I recently wrote about a time when MMA and kickboxing was taken off TV when I was young. I hail from Morgantown, WV, which is about an hour south of Pittsburgh, PA. That means, way back in the day, we got all of our TV programming from Pittsburgh. It wasn’t like it is today. Cable TV was still a new thing. We didn’t get cable in WV until about a couple weeks before MTV aired for the first time, which was in 1981. Broadcasted “local” content was more regulated.
In Pittsburgh, a company called CV Productions was producing MMA fights in the US in the early 1980’s. I watched a lot of fights growing up, both taped and aired. This was prior to the VCR craze, so everything was on local or cable TV. If you missed it, you had to hope for a replay. Then, in 1983, Pennsylvania outlawed MMA completely. That eliminated my watching of the fights.
My father and I were crushed. It wasn’t just the fights to us. It was a bonding thing. Something we both enjoyed that my mother didn’t.
So, how did a rule outlawing fights affect TV? Well, namely, since mixed martial arts was effectively illegal in the state of Pennsylvania, a local television company airing illegal fights in their entirety could get into a lot of trouble. So, we got a lot of alternative programming instead of what might have aired in say, California. And, CV Productions could not just move to a different state—it would have taken a tremendous amount of money. This was back in the day of analog and physical cables and film. Each production was horribly expensive to produce and moreso if you wanted to air it.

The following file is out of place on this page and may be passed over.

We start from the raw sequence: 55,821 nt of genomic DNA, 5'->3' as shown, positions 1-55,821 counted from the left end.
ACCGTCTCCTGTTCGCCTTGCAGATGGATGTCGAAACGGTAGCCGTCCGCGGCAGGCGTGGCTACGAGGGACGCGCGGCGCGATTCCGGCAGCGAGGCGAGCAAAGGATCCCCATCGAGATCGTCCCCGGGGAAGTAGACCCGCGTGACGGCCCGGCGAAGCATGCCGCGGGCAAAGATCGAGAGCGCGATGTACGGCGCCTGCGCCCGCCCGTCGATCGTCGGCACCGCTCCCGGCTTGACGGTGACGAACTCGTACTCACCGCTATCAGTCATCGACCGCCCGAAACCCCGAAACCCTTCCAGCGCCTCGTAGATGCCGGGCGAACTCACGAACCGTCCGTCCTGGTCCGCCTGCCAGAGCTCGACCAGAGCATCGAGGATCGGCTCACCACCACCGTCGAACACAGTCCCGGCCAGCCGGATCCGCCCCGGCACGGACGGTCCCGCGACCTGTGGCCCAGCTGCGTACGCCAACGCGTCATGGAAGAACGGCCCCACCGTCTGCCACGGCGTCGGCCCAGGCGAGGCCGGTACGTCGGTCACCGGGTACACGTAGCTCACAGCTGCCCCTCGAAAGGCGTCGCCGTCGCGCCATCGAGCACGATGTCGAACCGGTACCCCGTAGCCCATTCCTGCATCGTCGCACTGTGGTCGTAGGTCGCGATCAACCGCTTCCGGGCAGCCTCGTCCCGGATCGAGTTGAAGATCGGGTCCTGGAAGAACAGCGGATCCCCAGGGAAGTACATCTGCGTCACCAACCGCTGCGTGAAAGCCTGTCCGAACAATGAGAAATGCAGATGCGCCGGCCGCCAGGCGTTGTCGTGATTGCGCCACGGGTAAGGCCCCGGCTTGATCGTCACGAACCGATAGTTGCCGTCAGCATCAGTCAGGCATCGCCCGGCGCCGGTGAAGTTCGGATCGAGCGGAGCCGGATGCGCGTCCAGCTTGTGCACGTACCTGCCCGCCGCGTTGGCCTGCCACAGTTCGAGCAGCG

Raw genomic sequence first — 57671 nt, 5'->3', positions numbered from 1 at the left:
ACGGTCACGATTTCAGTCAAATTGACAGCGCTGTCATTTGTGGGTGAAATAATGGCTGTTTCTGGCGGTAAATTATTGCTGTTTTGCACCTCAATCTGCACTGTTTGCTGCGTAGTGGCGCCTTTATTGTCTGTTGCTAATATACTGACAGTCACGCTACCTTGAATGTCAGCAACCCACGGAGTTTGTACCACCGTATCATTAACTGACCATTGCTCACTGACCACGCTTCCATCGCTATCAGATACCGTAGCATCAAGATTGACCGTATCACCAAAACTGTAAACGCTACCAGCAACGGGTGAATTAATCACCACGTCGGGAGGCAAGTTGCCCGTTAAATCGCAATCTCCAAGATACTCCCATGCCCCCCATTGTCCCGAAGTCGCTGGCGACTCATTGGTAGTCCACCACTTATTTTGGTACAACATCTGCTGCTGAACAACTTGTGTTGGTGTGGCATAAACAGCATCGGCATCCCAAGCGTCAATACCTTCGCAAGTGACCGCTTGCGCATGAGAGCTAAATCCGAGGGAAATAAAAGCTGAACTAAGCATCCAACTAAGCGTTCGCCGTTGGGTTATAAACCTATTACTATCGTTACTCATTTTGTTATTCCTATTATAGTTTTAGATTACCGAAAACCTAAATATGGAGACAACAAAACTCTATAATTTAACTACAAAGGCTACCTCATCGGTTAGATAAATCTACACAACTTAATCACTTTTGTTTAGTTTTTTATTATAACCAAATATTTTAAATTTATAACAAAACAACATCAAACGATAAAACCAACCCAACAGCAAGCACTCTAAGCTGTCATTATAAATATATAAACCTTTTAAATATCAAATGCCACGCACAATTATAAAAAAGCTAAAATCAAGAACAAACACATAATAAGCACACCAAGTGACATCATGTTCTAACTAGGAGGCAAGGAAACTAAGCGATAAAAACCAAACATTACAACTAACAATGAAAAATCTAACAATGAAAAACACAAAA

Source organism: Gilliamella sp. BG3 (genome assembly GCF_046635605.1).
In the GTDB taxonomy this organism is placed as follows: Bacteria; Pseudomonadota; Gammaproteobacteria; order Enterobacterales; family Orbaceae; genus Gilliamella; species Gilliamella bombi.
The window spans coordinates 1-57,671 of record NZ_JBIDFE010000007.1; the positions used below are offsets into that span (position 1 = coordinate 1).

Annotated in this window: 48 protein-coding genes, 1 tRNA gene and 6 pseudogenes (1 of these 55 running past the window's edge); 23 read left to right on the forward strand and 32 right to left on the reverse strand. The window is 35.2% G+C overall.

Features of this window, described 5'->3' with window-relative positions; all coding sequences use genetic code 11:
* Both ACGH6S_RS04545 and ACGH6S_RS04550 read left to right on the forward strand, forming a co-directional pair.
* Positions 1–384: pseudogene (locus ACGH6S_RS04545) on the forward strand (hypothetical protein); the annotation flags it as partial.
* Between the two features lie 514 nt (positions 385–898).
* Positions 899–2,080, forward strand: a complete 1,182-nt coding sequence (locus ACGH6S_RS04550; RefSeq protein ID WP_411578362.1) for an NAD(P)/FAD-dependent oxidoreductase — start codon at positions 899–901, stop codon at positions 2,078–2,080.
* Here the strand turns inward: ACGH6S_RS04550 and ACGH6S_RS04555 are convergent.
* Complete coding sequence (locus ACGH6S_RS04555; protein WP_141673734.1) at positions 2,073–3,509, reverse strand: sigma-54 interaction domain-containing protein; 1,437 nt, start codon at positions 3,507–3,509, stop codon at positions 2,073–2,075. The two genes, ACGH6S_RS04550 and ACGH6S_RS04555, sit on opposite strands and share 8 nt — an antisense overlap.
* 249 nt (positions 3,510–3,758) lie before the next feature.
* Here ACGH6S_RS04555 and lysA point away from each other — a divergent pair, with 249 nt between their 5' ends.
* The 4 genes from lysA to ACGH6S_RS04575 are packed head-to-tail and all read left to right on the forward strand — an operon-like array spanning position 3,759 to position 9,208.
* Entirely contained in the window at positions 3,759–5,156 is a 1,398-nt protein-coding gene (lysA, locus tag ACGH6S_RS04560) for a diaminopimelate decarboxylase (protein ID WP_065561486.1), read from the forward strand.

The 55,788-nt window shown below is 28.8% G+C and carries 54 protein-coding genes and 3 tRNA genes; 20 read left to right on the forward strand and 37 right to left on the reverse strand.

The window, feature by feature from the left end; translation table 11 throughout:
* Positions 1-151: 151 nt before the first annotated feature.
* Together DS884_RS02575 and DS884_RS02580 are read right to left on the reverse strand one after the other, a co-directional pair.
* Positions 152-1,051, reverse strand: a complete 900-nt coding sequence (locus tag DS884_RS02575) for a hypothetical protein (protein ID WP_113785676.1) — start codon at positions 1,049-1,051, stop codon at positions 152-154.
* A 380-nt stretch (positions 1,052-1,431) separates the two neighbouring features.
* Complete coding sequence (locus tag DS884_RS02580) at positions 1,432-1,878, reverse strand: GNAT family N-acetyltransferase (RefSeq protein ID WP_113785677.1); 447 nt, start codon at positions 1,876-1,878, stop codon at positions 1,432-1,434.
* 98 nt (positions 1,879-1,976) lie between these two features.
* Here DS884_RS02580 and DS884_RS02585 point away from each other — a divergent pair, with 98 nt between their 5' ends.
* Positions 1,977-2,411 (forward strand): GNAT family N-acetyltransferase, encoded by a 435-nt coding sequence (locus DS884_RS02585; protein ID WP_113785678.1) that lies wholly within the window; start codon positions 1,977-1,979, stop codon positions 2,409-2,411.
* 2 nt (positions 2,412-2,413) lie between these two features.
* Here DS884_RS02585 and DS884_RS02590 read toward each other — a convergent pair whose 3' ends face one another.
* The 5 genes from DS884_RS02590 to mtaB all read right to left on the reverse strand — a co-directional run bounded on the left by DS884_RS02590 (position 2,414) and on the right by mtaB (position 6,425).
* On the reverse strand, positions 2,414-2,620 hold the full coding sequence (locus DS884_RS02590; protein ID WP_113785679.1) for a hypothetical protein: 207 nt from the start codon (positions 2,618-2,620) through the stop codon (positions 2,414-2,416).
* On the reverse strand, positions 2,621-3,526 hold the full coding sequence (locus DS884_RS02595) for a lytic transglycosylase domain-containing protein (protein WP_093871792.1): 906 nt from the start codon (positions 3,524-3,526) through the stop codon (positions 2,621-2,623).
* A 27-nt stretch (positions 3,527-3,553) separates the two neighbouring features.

A few years later, ESPN and a couple other early sports cable channels started airing fights. But we were literally fightless, unless it was boxing, for several years.
If you’d like to know more about these early Pittsburgh fights, check out the Showtime documentary, “Tough Guys” or the book “Godfathers of MMA” by Dr. Fred Abrams and Bill Viola Jr.
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